by doing this I make sure the system is changed so that the boot features are also changed.

12) the system will do it's upgrade and usually fix the booting issue.
    - if not either dig into grub or put the old drive back in.
    - once the old drive is in, modify grub.cfg and /etc/fstab to show KERNEL drivers, not UUID,
      or you can get fancy and fake out the UUID on your system to make the new drive appear to be
      the old drive... confused?  yeah, me too... so I ignore the warning about kernel names and
      go that way... however, if you swap drives around on your bus by accident, that will BITE you! be careful. 
    once the system boots up you can restore your old repos (non-oss) and make sure everything is working.
    (I forgot to save my old repos... needed non-oss for virtualbox and VLC... not hard to add back in.).

This was way more fun than CygWin... 


Session #128 - May 11, 2018 - BASH Commands in CYGWIN - continued

Session #128- May 11, FRIDAY: SIMPLE ALWAYS WORKS!    just not always as fast as we'd like...              
 
Plan to continue working with CygWin and using it for parsing information;
                while not as fast as native Linux, it's cost-effective (as in free and no additional hardware required) and convenient. 
I recognize that this tool is the best way of getting power users familiar with regular expressions and Linux!
 
I have been testing various configurations and working with others to learn more about this tool.  I was able to get ssh working in Cygwin and am
researching it further.  The plan is to see if we can ssh between Microsoft systems!   This will greatly help me manage my computer lab!!!!
Also considering making X-windows work in Cygwin...  lots to explore with this tool, one computer, one OS, but many tools! 
 
The focus on the sessions will be about the commands and scripts, 
    and I will comment on how these commands relate to the Linux environment where they differ.
 
Using CYGWIN for these sessions provides the LOWEST COMMON DENOMINATOR to help folks learn regular expressions and Linux commands.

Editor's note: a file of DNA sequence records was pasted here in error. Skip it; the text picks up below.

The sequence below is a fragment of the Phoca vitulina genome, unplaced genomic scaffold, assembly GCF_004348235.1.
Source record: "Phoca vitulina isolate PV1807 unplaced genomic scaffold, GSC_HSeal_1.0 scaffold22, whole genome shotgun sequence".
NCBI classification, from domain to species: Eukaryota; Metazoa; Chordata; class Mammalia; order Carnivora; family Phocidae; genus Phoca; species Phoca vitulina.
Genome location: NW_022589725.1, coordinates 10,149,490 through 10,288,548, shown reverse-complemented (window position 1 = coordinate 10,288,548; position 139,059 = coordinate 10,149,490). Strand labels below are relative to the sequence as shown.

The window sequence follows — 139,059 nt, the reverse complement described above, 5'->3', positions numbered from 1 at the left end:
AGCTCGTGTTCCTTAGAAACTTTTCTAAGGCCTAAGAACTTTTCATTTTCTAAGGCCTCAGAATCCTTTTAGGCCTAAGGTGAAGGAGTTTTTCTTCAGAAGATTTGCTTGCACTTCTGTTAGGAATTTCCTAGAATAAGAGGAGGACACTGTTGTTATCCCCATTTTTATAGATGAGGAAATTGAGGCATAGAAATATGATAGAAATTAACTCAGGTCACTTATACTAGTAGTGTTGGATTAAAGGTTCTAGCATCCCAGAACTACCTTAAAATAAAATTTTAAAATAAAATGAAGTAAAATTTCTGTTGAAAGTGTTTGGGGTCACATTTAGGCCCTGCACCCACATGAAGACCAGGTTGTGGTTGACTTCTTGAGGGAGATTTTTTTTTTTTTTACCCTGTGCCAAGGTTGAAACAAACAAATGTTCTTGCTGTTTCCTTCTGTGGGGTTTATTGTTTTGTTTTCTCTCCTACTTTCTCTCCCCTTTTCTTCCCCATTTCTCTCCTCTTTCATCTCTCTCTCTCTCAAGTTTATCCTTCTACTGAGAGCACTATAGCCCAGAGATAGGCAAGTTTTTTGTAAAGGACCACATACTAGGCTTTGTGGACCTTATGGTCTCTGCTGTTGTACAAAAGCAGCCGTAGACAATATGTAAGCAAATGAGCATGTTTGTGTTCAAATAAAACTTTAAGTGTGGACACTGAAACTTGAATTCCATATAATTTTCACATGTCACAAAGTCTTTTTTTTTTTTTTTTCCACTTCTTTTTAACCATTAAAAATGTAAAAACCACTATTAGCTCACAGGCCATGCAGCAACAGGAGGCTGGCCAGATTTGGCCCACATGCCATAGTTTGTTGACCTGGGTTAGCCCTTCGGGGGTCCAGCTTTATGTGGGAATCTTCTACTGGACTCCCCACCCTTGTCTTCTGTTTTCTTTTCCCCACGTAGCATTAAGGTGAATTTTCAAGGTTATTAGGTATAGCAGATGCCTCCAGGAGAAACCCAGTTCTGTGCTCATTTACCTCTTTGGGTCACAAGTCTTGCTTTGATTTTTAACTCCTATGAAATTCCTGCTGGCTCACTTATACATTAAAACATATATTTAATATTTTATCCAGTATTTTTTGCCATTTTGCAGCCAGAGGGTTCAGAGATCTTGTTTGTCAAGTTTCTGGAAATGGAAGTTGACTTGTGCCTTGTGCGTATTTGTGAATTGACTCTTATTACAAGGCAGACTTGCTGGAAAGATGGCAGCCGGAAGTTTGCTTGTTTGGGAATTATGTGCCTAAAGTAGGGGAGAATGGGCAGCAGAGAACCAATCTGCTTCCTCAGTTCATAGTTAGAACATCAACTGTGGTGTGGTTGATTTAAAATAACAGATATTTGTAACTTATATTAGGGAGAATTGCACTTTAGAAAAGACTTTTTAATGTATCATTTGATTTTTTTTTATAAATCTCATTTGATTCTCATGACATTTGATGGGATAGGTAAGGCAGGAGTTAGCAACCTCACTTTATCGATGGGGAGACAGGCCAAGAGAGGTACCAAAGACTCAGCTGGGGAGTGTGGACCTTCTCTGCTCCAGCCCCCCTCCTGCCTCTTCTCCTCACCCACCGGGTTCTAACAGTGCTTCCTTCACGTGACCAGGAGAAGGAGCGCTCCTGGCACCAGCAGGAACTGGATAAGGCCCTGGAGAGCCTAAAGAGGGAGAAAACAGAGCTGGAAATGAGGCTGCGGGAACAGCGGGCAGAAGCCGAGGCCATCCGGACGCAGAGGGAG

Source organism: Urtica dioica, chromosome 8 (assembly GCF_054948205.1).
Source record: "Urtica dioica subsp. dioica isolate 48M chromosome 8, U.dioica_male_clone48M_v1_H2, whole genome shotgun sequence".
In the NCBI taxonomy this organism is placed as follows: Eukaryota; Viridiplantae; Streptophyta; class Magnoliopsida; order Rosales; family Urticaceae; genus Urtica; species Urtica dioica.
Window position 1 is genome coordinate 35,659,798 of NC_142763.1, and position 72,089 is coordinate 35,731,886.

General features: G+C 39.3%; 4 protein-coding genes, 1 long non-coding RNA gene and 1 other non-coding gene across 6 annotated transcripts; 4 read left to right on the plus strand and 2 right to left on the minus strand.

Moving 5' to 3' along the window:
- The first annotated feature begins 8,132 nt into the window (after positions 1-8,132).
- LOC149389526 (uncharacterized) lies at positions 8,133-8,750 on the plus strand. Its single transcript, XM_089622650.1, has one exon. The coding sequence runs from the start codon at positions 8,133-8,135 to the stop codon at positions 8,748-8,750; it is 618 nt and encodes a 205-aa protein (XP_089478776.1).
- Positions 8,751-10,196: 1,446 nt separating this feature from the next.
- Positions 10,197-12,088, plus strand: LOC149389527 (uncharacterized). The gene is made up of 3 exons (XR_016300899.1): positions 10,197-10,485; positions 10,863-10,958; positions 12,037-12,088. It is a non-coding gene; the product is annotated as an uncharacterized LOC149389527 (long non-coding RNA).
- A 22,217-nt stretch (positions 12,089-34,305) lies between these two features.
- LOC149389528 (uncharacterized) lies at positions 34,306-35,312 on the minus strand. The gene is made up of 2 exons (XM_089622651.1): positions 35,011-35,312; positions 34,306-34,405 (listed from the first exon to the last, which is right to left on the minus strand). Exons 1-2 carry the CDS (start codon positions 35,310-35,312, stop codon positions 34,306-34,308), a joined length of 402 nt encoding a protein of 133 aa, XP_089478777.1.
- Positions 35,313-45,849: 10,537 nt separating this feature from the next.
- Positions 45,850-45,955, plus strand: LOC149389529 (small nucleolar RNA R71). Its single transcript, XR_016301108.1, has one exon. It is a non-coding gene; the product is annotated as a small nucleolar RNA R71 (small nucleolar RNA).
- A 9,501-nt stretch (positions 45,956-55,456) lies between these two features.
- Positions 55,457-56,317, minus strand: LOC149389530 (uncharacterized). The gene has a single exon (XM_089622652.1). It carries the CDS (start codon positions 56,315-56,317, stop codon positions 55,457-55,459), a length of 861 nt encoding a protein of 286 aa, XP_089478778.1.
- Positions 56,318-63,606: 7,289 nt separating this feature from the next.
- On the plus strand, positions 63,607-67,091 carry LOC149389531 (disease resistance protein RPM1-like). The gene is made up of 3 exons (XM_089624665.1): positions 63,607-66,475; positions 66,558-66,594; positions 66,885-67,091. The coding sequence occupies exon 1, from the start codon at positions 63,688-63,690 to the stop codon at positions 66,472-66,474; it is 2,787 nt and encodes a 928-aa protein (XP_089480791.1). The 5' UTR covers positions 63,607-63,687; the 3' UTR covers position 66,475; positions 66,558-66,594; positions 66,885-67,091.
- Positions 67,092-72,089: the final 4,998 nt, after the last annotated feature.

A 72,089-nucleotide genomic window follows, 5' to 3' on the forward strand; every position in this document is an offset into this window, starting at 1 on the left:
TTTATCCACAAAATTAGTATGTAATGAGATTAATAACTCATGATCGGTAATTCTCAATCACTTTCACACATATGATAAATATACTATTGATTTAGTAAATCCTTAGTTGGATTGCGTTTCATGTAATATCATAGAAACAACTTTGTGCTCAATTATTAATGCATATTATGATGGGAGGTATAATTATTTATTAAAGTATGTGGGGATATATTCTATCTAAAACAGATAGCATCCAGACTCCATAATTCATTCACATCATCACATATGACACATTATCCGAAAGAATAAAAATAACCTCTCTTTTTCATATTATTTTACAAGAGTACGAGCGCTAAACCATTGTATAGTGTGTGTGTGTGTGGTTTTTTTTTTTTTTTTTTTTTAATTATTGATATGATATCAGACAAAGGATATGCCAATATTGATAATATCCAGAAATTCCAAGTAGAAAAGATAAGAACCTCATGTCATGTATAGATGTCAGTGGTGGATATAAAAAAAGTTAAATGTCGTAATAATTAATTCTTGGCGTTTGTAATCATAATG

Session #127 - April 27, 2018 - BASH Commands in CYGWIN - continued

remember:  SIMPLE ALWAYS WORKS!  Find the lowest common denominator in your setup and tools, master them.

April 27, FRIDAY - Linux at Lunch 
Linux at Lunch - Session #127 - Real World Linux Commands - in CYGWIN continued.
Working through the list of commands to see which are built-in, which are commands and which are not there.

THIS WEEK: parsing info from the Microsoft "systeminfo" command, and also some CSV data from Active Directory.
    Will identify details about a system and create a CSV file to input into Excel, or OpenOffice, or LibreOffice.

 http://johnmeister.com/linux/SysAdmin/system-info-to-CSV-sysadmin.sh.html 

 http://johnmeister.com/linux/Notes/Real-world-Linux-Commands.html


Session #126 - April 13, 2018 - BASH Commands in CYGWIN - continued

remember:  SIMPLE ALWAYS WORKS!  Find the lowest common denominator in your setup and tools, master them.

April 13, FRIDAY - Linux at Lunch 
Linux at Lunch - Session #126 - Real World Linux Commands - in CYGWIN continued.
Working through the list of commands to see which are built-in, which are commands and which are not there.
 http://johnmeister.com/linux/Notes/Real-world-Linux-Commands.html


Session #125 - April 6, 2018 - BASH Commands in CYGWIN

remember:  SIMPLE ALWAYS WORKS!  Find the lowest common denominator in your setup and tools, master them.

April 6, FRIDAY - Linux at Lunch 
Linux at Lunch - Session #125 - Real World Linux Commands - in CYGWIN 


http://johnmeister.com/linux/Notes/Real-world-Linux-Commands.html


Session #124 - March 30, 2018 - building interoperability

remember:  SIMPLE ALWAYS WORKS!  Find the lowest common denominator in your setup and tools, master them.

March 30, FRIDAY - Linux at Lunch 
Linux at Lunch - Session #124 - building a base of interoperability with Linux

Two topics this week:
Discuss a variety of file management practices to ensure interoperability.
Using Cygwin on Windows and working with Linux or Mac with the same files.
Moving files between systems on a network, via email or via thumbdrive.
Setting up a thumbdrive to work on Mac, Linux and Microsoft.
Using rsync, winscp, putty, Exceed, VNC, VM's, ssh, scp, config mgt and backup tools.
Linux commands involving  ssh setup, rysnc, scp, and creating a function or alias to make backup copies of files.

Useful links for learning more about Linux:
http://johnmeister.com/linux/Overview/
http://johnmeister.com/linux/Commands/commands-bash.html
http://johnmeister.com/linux/vi/ - the only editor worth learning if you're going to work at the command line in Linux/UNIX
 http://johnmeister.com/linux/Intro-to-Linux/lab-exercise-1.html
http://johnmeister.com/linux/Intro-to-Linux/lab-exercise-2.html
http://johnmeister.com/linux/Commands/Man-Pages-Lab/create-man-txt.sh.html
http://johnmeister.com/linux/Commands/vi-examples-of-sed-strings.html